Last modified on 24 May 2014, at 14:05

dainty

EnglishEdit

EtymologyEdit

From Old French deintié, from Latin dignitātem.

PronunciationEdit

NounEdit

dainty (plural dainties)

  1. (obsolete) Esteem, honour.
  2. A delicacy.
    • 1719, Daniel Defoe, Robinson Crusoe
      [] my case was deplorable enough, yet I had great cause for thankfulness that I was not driven to any extremities for food, but had rather plenty, even to dainties.
    • William Cowper
      [A table] furnished plenteously with bread, / And dainties, remnants of the last regale.
  3. (Canada, Prairies and northwestern Ontario) A fancy cookie, pastry, or square served at a social event (usually plural).
  4. (obsolete) An affectionate term of address.
    (Can we find and add a quotation of Ben Jonson to this entry?)

TranslationsEdit

AdjectiveEdit

dainty (comparative daintier, superlative daintiest)

  1. (obsolete) Excellent; valuable, fine.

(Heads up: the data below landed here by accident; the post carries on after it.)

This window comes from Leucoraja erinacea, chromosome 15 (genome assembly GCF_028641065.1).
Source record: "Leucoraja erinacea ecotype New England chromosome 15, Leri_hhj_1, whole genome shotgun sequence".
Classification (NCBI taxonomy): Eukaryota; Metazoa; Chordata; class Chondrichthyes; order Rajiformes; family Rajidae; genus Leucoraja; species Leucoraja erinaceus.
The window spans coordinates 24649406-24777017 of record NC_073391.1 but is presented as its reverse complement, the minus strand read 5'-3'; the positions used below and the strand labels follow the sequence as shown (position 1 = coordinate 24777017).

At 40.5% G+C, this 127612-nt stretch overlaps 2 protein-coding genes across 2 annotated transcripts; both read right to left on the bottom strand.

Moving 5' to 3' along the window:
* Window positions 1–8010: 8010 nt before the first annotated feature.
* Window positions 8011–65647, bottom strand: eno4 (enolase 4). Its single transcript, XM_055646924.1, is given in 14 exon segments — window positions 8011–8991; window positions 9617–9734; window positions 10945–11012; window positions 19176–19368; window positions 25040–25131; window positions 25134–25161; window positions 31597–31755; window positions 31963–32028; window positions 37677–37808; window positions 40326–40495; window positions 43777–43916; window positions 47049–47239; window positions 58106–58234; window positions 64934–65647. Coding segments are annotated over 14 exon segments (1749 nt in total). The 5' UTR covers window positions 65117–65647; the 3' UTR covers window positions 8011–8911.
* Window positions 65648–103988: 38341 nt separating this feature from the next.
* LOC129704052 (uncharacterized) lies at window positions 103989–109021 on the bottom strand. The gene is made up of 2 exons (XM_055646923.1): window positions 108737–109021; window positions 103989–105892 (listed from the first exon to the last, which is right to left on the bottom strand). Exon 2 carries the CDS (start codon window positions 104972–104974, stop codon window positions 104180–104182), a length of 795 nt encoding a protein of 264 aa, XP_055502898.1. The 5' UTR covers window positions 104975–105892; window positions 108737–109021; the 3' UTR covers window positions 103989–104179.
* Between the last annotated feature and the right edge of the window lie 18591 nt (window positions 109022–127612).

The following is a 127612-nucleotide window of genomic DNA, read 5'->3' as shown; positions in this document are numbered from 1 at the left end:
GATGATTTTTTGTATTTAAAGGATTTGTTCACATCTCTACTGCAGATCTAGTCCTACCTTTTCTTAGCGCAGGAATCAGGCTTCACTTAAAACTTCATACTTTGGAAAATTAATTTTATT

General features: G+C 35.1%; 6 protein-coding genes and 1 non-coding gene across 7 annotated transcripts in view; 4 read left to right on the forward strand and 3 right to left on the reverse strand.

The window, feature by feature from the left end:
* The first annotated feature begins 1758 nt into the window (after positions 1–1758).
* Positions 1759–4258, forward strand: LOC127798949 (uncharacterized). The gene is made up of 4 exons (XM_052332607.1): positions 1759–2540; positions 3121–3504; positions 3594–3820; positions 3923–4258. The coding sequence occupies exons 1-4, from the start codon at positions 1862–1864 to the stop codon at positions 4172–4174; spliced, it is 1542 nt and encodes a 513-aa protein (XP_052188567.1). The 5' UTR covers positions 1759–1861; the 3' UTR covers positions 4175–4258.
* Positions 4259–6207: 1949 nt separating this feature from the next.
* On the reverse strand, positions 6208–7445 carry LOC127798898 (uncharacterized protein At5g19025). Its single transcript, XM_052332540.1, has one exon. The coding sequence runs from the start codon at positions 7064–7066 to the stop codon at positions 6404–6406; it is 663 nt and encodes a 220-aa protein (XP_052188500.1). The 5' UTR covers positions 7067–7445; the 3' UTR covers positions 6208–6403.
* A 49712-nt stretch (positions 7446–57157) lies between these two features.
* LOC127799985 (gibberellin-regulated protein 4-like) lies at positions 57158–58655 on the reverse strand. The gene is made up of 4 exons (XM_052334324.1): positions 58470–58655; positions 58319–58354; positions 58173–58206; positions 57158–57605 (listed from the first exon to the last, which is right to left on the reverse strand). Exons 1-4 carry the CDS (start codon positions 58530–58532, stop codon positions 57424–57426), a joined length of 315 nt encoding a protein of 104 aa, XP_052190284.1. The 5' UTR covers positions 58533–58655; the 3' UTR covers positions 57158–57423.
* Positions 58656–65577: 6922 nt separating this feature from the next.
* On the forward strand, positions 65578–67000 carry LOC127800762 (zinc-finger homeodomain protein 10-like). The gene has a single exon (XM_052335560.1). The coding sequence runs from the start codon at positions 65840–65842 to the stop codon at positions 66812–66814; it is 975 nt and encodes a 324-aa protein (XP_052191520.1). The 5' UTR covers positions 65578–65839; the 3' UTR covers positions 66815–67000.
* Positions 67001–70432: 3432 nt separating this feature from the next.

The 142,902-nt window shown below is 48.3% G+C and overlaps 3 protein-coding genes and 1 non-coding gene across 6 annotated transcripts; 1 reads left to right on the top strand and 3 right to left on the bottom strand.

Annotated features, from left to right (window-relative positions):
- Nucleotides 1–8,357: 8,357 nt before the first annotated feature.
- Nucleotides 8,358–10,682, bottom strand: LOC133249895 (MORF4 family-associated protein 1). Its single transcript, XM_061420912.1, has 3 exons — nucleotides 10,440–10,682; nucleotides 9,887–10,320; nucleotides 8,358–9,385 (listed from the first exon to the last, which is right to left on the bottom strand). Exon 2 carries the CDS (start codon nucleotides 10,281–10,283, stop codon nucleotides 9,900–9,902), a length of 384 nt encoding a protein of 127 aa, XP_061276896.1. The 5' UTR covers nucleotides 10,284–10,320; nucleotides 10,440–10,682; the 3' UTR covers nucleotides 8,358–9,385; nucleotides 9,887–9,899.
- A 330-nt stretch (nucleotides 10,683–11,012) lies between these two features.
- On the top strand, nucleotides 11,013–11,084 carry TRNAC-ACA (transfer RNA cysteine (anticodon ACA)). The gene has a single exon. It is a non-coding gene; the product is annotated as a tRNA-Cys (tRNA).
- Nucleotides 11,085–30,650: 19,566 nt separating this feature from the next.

• 1603, John Florio, translating Michel de Montaigne, Essays, II.13:
      Heliogabalus the most dissolute man of the world, amidst his most riotous sensualities, intended, whensoever occasion should force him to it, to have a daintie death.
  2. Elegant; delicately small and pretty.
    • Milton
      Those dainty limbs which nature lent / For gentle usage and soft delicacy.
    • 1898, Winston Churchill, chapter 1, The Celebrity:
      However, with the dainty volume my quondam friend sprang into fame. At the same time he cast off the chrysalis of a commonplace existence.
  3. Fastidious and fussy, especially when eating.
    • Francis Bacon
      They were a fine and dainty people.
    • Shakespeare
      And let us not be dainty of leave taking, / But shift away.

SynonymsEdit

TranslationsEdit

ReferencesEdit

  • “dainty” in the Canadian Oxford Dictionary, Second Edition, Oxford University Press, 2004.